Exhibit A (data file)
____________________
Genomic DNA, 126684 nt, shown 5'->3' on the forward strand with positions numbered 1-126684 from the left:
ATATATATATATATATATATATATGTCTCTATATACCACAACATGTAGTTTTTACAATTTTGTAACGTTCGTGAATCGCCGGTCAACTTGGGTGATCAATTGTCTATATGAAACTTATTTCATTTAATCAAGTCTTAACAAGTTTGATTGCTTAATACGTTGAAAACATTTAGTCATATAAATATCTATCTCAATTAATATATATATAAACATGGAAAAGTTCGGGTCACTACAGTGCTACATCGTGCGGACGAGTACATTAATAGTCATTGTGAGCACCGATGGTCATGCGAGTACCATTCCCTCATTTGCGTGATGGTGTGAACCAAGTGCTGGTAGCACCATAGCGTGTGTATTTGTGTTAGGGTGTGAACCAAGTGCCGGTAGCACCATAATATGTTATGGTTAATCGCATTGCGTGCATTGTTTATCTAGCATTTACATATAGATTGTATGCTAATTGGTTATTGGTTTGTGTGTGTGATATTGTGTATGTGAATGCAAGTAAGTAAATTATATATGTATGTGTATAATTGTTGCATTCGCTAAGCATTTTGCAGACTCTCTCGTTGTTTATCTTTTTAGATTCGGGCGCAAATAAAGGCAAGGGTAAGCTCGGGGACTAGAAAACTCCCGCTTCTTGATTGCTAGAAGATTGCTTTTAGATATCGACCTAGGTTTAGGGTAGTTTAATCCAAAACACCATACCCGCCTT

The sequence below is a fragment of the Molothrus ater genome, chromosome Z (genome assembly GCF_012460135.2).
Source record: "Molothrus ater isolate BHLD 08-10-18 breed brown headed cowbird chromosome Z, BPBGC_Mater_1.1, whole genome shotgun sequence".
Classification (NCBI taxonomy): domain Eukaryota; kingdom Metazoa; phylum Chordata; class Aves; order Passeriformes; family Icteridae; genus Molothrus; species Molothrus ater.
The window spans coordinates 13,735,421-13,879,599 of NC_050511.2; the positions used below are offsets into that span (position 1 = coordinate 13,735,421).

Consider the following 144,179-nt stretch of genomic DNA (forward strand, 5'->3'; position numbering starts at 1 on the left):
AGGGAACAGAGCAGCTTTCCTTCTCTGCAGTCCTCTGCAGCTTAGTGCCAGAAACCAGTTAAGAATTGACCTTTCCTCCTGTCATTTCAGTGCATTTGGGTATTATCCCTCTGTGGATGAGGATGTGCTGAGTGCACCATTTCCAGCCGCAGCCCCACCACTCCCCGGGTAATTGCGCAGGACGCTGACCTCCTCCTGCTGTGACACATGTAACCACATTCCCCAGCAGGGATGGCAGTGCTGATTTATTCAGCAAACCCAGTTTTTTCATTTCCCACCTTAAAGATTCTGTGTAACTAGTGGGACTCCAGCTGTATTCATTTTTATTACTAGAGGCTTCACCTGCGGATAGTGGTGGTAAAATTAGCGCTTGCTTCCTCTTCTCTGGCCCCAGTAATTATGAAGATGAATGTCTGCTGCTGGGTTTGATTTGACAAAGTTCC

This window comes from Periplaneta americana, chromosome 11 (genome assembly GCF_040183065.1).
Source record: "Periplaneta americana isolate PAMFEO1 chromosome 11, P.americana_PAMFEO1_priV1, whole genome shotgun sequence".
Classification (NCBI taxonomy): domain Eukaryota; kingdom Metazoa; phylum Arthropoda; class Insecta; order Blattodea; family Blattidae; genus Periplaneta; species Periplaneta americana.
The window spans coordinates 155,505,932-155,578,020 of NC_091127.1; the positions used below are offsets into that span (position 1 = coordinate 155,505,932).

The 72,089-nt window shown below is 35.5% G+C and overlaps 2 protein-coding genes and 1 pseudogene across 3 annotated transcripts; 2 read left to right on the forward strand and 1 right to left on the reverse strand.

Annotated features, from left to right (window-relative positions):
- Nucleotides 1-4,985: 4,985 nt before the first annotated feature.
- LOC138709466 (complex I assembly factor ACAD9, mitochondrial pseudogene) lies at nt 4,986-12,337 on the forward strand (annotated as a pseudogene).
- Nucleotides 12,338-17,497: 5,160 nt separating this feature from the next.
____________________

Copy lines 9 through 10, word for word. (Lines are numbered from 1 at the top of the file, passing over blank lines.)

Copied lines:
This window comes from Periplaneta americana, chromosome 11 (genome assembly GCF_040183065.1).
Source record: "Periplaneta americana isolate PAMFEO1 chromosome 11, P.americana_PAMFEO1_priV1, whole genome shotgun sequence".